Alejandro Macias, assistant professor at the School of Art, currently has his work showcased in four exhibitions in time for Hispanic Heritage Month all in Texas.
Macias grew up in Brownsville, Texas, along the U.S./Mexico border. His work focuses on what it means to identify with more than one culture and how that can affect an artist’s view on the socio-political climate.
“My work has been driven by my Mexican-American identity and the current social-political climate,” he said. “Raised in the Rio Grande Valley (RGV), my body of work addresses themes of heritage, immigration and ethnicity, which are set in contrast to a critical engagement with the assimilation and acculturation process often referred to as “Americanization.”
Third Coast Biennial National Juried Exhibition
The Third Coast National Biennial is a juried exhibition of new works of art from all over the USA. The competition averages 180-200 entrants who submit up to 650 works; 15-20% of the artists who enter are accepted.
>> K Space Contemporary
Corpus Christi, Texas
Sept. 4 – Oct. 2
Emerging Latinx Artists 25 | Intersection: Shock & Relief Exhibition
Celebrating the 25 years of emerging Latinx exhibitions, this exhibition aims to discover shared life experiences, a mashup or crash (choque) at intersecting lanes of similarities and divergences as expressed in diverse artworks.
>> Mexic-Arte Museum
Sept. 25 – Nov. 22
“Both Garza and Macias re-contextualize religious, political, and pop culture icons as a means of exploring Hispanic culture unique to South Texas. These motifs define what it means to identify with more than one culture and how that affects the artists’ views of the current socio-political climate.”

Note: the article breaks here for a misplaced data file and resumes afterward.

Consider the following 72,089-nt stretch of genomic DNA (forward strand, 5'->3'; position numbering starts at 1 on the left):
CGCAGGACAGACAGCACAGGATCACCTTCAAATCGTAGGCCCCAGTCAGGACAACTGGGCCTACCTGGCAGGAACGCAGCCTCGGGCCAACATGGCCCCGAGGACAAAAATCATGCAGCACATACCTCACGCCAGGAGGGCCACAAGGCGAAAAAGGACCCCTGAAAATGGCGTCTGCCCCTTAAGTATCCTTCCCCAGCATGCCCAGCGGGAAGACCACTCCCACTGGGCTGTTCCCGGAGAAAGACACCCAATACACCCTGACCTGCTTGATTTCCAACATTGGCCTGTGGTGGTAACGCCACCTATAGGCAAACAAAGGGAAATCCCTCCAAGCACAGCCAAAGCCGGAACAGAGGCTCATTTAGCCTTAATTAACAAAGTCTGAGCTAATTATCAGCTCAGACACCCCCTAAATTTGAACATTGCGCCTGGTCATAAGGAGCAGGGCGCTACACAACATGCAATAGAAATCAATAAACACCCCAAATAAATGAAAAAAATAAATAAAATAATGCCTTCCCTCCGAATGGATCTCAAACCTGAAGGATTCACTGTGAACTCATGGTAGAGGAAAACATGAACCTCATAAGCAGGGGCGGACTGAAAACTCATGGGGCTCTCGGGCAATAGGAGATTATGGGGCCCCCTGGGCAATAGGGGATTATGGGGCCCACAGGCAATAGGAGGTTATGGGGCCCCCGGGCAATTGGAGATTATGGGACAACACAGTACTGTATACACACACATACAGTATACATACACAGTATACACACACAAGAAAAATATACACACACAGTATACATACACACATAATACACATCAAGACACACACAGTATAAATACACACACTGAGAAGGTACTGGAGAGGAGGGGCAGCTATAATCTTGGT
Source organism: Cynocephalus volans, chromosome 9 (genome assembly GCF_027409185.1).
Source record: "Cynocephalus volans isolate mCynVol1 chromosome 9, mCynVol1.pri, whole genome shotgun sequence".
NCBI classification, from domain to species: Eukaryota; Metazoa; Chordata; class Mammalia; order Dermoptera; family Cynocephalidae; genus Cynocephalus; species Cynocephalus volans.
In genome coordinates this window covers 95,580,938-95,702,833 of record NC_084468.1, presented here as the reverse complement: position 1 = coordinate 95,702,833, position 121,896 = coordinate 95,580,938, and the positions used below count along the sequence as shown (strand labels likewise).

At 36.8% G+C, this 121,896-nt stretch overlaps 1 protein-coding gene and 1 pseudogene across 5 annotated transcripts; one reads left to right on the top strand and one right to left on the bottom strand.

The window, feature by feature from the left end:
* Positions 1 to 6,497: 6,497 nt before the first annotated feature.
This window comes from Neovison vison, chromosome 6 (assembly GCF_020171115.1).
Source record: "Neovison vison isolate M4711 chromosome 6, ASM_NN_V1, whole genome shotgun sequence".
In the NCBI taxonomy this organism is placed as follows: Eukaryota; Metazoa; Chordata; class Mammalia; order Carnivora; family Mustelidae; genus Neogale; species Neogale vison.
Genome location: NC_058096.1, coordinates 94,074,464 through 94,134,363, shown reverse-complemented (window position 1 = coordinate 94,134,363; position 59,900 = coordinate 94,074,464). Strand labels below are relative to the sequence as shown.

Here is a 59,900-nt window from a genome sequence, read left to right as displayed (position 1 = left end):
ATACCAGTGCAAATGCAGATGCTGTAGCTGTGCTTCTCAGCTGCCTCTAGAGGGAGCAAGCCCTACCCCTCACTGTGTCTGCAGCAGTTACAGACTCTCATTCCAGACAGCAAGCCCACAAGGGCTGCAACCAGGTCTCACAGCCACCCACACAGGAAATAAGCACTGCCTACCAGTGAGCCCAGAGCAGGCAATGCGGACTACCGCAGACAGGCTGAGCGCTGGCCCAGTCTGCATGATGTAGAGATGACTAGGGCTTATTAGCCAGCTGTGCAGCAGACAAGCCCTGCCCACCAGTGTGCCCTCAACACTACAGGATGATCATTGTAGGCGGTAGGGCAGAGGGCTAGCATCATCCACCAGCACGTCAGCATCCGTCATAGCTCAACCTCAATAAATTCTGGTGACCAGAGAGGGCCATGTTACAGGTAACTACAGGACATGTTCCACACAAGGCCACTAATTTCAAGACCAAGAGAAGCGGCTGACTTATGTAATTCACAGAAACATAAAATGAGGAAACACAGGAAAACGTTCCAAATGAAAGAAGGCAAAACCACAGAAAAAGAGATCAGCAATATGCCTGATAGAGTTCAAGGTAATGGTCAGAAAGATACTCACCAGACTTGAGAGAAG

>> Rockport Center for the Arts
Sept. 11 – Oct. 17
Between Two Worlds
This exhibition points to the space between two worlds (Spanish and English), highlighting the bilingual aesthetics employed by 12 artists whose identities and artistic practices have been shaped by life in the border region spanning South Texas and Northern Mexico.
>> University of Texas Austin Visual Arts Center
Sept. 25 – Nov. 20
“I’m obviously incredibly happy to showcase my work but also a little overwhelmed as all four exhibitions are occurring almost simultaneously,” said Macias. “I didn’t expect to be so busy during a pandemic, but I’m very grateful.”
He is also featured in the University of Arizona Museum of Art’s Picturing 2020: A Community Reflects and featured in Artillery Magazine’s The Democracy Project 2020 curated by fellow Arizona Art Professor Lawrence Gipe.
Having spent most of his professional life in Texas, his transition to teaching in Southern Arizona was difficult at first, however, the “faculty have been great at making me feel welcome and embraced,” said Macias. “Since the University of Arizona is a Hispanic serving institution, I believe I was brought in to bring a different perspective. Students of color can definitely identify with how I feel and the work I make, and that has been incredibly rewarding.”